The National Space Society (NSS) congratulates Space Exploration Technologies (SpaceX) on a successful launch of the Falcon 9 rocket and first docking of their Dragon space capsule with the International Space Station (ISS). “SpaceX has achieved a milestone in commercial space development by being the first private company to make it to the International Space Station,” said Paul E. Damphousse, Executive Director of the National Space Society. “NASA and the commercial space team is joining together both symbolically and physically for this historic event. This marks the very first use of a privately operated rocket system to deliver cargo to the ISS, ushering in a new era of commercial space enterprise. Their successful flight is a testament to SpaceX’s commitment to making space travel missions much less expensive and much more routine.”
At 3:44 am Tuesday, May 22, 2002, SpaceX successfully launched its Falcon 9 rocket and Dragon spacecraft from Cape Canaveral Air Force Station in Florida. The National Space Society cheered the launch as Falcon carried Dragon on its way to the ISS, further opening the doors to making commercial space flight into low Earth orbit commonplace.
“On Friday, May 25, the National Space Society, along with a number of commercial space companies were cheering on the progress of the Dragon spacecraft real-time while at the Society’s 2012 International Space Development Conference (ISDC) being held in Washington D.C. May 24-28,” said Damphousse. “After a series of systems tests and a space station flyby, conference attendees watched as the Dragon spacecraft achieved rendezvous and berth with the ISS on Friday, May 25.”
The National Space Society is proud to have a very special payload of our own aboard this historic mission. Nine years ago Chris Pancratz, former Chairman of the Executive Committee, passed away. The NSS Board of Directors wished to honor him by purchasing a memorial spaceflight from the Celestis Corporation. A tiny portion of Chris, along with Star Trek actor James Doohan (Scotty) and Mercury astronaut Gordon Cooper, reached space at long last on this flight of Falcon 9. The NSS leadership wishes him well and is delighted that Chris had the chance to participate in opening the space frontier…both as a leader of NSS, and as a flight participant today.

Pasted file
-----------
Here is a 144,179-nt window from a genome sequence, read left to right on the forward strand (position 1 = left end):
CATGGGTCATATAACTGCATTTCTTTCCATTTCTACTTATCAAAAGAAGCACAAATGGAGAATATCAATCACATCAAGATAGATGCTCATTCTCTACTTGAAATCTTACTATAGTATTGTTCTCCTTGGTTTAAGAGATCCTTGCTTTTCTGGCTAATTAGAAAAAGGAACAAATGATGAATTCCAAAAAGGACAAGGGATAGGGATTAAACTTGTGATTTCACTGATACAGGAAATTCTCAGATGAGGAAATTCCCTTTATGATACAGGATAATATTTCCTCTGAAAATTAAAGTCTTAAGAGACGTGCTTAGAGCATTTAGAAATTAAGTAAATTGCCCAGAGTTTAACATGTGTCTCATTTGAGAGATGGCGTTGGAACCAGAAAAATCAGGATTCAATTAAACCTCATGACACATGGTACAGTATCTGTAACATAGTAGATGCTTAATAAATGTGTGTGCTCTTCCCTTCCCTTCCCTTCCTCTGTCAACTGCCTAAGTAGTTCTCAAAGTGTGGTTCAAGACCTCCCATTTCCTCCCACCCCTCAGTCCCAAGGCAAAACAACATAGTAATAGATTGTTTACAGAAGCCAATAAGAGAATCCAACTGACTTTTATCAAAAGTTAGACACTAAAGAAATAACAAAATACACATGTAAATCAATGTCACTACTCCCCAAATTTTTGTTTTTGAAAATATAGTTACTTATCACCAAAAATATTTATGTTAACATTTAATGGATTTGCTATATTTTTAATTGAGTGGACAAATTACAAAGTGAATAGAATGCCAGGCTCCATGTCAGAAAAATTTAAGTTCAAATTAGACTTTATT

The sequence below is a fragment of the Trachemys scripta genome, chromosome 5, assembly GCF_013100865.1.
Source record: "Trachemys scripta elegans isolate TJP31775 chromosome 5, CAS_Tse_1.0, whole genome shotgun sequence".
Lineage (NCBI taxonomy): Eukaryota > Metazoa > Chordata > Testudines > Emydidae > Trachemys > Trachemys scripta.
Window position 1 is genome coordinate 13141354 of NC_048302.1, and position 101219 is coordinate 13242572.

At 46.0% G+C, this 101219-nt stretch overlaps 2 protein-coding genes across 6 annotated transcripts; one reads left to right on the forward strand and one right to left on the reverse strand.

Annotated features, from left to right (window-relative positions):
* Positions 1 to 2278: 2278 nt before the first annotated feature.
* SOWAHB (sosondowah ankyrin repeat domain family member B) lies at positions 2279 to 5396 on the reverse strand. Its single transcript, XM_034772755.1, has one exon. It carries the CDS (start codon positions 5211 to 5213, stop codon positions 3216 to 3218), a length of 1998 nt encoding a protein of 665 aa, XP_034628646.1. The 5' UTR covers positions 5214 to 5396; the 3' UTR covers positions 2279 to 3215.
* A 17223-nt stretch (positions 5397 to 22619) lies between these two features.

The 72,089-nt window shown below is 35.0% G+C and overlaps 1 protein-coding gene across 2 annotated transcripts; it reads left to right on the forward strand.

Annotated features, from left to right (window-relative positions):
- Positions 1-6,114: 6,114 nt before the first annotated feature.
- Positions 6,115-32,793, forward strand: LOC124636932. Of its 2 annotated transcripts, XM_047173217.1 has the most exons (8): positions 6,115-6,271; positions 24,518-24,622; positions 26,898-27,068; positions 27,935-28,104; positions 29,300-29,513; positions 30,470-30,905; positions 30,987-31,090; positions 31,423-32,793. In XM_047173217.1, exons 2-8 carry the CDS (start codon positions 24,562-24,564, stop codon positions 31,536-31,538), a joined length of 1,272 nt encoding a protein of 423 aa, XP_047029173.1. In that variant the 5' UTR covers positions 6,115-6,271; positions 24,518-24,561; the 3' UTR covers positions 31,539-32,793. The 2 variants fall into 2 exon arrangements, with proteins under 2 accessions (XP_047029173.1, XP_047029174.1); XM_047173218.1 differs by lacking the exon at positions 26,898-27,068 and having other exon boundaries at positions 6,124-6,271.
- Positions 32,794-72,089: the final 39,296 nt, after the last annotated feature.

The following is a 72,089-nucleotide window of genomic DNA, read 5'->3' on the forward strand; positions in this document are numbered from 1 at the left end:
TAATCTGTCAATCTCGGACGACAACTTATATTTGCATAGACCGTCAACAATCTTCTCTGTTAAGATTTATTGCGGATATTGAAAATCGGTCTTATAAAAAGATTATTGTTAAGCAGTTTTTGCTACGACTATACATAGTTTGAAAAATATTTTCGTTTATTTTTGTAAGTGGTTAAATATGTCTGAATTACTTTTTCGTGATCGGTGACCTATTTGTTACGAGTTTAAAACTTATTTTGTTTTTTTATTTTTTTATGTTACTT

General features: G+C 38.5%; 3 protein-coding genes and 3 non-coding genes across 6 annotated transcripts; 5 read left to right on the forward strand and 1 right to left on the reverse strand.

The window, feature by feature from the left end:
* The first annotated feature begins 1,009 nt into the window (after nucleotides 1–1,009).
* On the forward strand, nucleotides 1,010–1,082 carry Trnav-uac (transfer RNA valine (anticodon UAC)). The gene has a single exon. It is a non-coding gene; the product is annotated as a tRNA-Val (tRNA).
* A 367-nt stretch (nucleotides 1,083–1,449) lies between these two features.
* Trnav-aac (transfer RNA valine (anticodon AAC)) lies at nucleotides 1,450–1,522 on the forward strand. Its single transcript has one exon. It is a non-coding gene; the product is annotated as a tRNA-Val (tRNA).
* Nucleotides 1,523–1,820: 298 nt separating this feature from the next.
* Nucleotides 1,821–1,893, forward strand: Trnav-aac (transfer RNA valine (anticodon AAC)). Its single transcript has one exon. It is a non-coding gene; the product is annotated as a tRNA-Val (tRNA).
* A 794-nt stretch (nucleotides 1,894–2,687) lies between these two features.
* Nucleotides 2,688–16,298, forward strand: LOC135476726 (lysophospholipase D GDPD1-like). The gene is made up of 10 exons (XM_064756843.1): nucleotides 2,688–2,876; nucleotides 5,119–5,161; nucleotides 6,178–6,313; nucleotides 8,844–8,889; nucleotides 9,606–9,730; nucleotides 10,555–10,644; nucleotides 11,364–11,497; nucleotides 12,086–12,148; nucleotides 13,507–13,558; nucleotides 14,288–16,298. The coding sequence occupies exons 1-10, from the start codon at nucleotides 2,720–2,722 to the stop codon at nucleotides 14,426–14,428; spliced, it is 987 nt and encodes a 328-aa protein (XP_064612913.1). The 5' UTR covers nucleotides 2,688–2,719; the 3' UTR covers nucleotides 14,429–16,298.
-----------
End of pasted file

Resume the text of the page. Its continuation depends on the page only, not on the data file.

Pancratz wrote: “It has always been my dream to travel into space. Some years ago, I decided I could not just sit and hope. If I were to have my chance I needed to do whatever I could to help make my dream happen.”
NASA Administrator Charles Bolden was the Keynote speaker for the ISDC Opening Plenary Session. He spoke about the successful capture of Dragon, which took place during his speech.
In addition, NASA Deputy Administrator Lori Garver is the Keynote speaker for NSS’s Annual Awards Dinner on Sunday evening, May 27th. The award winners are carrying forward the legacy of Chris Pancratz.
The months and years to come will see the burgeoning use of multiple families of new launch vehicles — the Falcon 9 among them — for cargo transportation and, in time, crew transportation. The ambitions of SpaceX extend beyond low-Earth orbit to Mars, and going beyond low Earth orbit is integral to expanding our economic sphere — indeed our civilization — into the solar system.
I know that my brother would be so proud of you all for your continued work.
Chris was my oldest brother and I have memories of all of us (5 boys) watching star trek and any other space adventure we could find. I certainly miss my brother but I feel blest to be able to look to the heavens and know that his dream has come true.